The justices who are chosen by the Bundestag (parliament) are elected without prior debate by secret ballot upon a proposal of an electoral committee which is formed specifically for this purpose. The electoral committee is composed of twelve members of the Bundestag who are chosen from a list of candidates proposed by the parliamentary groups. To be elected, a justice must obtain a two thirds majority of the votes cast and at least a majority among the members of the Bundestag. (BVerfGG, §6)

Not only are the votes cast by secret ballot, but the members of the electoral committee are sworn to confidentiality. They are not allowed to reveal the candidates’ personal circumstances, which become known to them as a result of their work in the committee, or the committee’s discussions on this issue and the casting of votes. (BVerfGG, §6, para. 4).

The justices who are chosen by the Bundesrat (representation of the German states) are also elected by a two-thirds majority. Unlike the Bundestag, the Bundesrat does not form an electoral committee. (BVerfGG, § 7).

Once a justice is elected, he or she will be appointed by the Federal President. (BVerfGG, §10). The appointment is for a term of twelve years. (BVerfGG, §4, para.1). After the appointment to the Federal Constitutional Court, no other outside employment is allowed. (BVerfGG, §3, para.4). Interestingly enough, an exception is made for teaching as a law professor. It therefore comes as no surprise that eight out of the sixteen justices were law professors before their appointment to the court.

Selection of Judges at the Other Federal Supreme Courts

German Federal Court of Justice Building as seen from the front drive.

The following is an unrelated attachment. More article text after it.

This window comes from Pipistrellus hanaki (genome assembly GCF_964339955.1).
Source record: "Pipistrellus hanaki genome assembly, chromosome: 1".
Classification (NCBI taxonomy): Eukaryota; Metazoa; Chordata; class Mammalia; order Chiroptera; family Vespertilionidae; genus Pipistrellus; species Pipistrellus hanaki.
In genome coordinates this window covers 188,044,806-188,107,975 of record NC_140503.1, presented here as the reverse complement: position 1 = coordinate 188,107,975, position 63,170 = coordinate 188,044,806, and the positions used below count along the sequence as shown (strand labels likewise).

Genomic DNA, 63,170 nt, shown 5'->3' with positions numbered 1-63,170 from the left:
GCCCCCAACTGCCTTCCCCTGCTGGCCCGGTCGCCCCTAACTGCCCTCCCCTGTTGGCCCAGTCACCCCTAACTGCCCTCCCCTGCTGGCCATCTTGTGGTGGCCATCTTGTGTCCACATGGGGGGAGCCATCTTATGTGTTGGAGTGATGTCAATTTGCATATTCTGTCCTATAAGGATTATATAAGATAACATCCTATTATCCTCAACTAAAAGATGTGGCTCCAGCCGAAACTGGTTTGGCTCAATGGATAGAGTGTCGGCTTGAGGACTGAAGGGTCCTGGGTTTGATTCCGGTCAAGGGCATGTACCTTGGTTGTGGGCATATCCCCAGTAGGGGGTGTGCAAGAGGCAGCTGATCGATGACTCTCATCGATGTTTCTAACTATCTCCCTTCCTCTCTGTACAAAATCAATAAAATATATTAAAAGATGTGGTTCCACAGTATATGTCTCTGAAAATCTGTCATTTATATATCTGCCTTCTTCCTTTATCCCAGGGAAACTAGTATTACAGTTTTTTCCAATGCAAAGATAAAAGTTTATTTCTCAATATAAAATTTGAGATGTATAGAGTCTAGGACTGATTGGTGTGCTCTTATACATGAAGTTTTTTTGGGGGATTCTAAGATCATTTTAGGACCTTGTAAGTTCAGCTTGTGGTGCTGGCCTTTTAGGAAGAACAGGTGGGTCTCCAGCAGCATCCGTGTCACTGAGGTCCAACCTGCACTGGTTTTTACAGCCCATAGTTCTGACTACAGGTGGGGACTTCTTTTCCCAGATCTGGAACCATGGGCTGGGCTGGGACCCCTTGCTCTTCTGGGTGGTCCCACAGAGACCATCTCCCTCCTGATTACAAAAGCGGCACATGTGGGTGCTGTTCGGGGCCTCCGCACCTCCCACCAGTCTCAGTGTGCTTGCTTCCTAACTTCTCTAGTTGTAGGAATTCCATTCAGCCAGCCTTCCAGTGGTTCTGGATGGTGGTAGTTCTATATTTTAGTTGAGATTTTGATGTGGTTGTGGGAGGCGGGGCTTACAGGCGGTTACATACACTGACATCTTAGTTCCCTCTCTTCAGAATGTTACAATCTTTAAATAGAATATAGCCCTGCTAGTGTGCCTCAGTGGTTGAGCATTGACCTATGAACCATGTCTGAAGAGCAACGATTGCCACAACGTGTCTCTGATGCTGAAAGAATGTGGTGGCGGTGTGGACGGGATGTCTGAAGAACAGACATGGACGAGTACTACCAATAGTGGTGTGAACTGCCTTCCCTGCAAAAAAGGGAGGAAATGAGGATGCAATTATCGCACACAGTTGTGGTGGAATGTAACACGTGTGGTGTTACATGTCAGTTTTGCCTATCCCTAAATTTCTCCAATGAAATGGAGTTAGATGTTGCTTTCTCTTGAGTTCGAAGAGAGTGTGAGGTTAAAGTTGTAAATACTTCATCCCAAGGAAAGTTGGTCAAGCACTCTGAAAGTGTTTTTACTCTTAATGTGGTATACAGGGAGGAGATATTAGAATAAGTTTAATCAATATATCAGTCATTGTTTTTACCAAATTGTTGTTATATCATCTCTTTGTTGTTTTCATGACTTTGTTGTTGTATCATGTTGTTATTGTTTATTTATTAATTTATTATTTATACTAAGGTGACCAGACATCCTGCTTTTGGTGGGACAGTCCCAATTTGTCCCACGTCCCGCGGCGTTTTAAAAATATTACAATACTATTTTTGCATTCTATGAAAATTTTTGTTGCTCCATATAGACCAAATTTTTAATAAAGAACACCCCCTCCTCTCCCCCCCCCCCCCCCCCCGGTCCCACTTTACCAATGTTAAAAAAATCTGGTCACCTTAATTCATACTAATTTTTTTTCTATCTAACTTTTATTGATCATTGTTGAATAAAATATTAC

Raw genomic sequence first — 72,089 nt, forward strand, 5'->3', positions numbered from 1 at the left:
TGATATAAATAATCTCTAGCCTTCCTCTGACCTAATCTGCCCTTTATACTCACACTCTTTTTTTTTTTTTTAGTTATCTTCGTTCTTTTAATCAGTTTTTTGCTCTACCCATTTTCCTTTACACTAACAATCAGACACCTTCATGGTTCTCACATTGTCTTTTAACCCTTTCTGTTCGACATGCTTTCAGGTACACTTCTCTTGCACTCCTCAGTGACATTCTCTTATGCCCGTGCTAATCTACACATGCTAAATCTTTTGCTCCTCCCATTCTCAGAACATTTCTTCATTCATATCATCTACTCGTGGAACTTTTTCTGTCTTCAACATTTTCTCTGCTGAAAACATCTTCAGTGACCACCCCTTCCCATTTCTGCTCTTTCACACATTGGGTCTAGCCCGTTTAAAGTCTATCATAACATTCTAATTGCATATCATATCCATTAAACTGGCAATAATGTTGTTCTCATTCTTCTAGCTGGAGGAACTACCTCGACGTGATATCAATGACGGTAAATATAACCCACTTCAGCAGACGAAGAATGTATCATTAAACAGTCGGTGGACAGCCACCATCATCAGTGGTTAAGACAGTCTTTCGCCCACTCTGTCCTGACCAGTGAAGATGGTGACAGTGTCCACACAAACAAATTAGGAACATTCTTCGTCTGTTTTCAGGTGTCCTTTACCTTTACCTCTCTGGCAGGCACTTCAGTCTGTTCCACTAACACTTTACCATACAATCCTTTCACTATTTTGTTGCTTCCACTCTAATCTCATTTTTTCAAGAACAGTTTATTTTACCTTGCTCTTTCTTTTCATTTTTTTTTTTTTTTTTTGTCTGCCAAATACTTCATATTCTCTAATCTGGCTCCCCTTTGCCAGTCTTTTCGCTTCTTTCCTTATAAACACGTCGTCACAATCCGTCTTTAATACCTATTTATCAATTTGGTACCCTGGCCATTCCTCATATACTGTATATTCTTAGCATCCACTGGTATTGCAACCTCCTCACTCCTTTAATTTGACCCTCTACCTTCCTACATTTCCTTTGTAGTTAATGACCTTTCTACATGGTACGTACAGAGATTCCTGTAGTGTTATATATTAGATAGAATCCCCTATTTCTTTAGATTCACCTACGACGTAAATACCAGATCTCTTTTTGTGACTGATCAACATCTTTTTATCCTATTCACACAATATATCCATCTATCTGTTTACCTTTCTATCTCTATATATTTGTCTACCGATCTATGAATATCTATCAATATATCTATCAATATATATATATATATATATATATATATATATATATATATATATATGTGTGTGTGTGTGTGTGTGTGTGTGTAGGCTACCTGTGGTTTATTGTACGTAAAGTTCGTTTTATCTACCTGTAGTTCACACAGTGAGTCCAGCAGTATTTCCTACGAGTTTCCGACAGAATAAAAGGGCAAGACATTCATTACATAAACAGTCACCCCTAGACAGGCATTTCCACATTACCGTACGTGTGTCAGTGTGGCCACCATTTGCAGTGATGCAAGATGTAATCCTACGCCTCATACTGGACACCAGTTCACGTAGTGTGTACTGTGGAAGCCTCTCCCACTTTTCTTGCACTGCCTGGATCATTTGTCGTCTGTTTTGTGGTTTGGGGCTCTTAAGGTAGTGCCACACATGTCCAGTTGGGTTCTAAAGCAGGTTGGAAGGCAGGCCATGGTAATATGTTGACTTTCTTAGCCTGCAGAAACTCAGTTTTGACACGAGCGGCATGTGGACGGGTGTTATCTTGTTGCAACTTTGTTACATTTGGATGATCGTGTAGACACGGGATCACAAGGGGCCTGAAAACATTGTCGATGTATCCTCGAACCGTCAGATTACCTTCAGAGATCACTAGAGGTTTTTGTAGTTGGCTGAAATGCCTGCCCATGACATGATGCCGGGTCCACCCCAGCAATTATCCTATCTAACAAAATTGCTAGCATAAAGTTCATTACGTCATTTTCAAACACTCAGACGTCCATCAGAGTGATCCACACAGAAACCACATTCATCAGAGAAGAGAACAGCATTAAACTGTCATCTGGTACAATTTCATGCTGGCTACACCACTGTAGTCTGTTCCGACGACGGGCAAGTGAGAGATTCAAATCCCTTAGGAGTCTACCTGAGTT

German Federal Court of Justice Building/ Photo by Joe Miletzki

The judges at the other federal supreme courts are selected by the Judges Election Committee. The Judges Election Committee is convened by the Federal Minister of Justice. The committee is composed of a total of thirty-two members and consists of the ministers of justice of the sixteen German states and sixteen members selected by the Bundestag. (Basic Law, art. 95, para. 2).

The members must maintain confidentiality. (Judges Selection Act, §6, para. 2). The proceedings are not public and votes are cast in a secret ballot. Whoever receives a majority of the votes is elected and subsequently appointed by the federal president. The position is a lifetime appointment.

Lawsuits Challenging the Selection

The only time that the election of judges to the federal supreme courts makes the news is when the candidates who were not selected challenge the choice of the Judges Election Committee in court. The number of “competitor lawsuits” (Konkurrentenklage) has risen exponentially in the last years. The decisions of the Judges Election Committee have been challenged only six times total, but three out of the six challenges took place in 2014.

One lawsuit which challenged the selection for a new president of the German Federal Social Court started in 2013 and was decided in favor of the plaintiff by the Federal Constitutional Court in November 2015. Similar lawsuits were submitted against the selection for president of the Federal Court of Justice and the Federal Fiscal Court.

A lawsuit means that the appointment is on hold until the judicial review has been completed. It can take years for the lawsuits to make their way through the court system. The position remains vacant until that time. The Federal Ministry of Justice is therefore looking into establishing a special chamber at the Federal Administrative Court which will deal exclusively with competitor lawsuits in order to shorten the duration of the litigation as well as to establish uniform standards for the evaluation of judges’ credentials.

Comments (2)

  1. Despite the doctrine of the separation of powers, it remains that the appointment of justices,notably justices of a supreme court, is in itself a political act.

  2. Looks awesome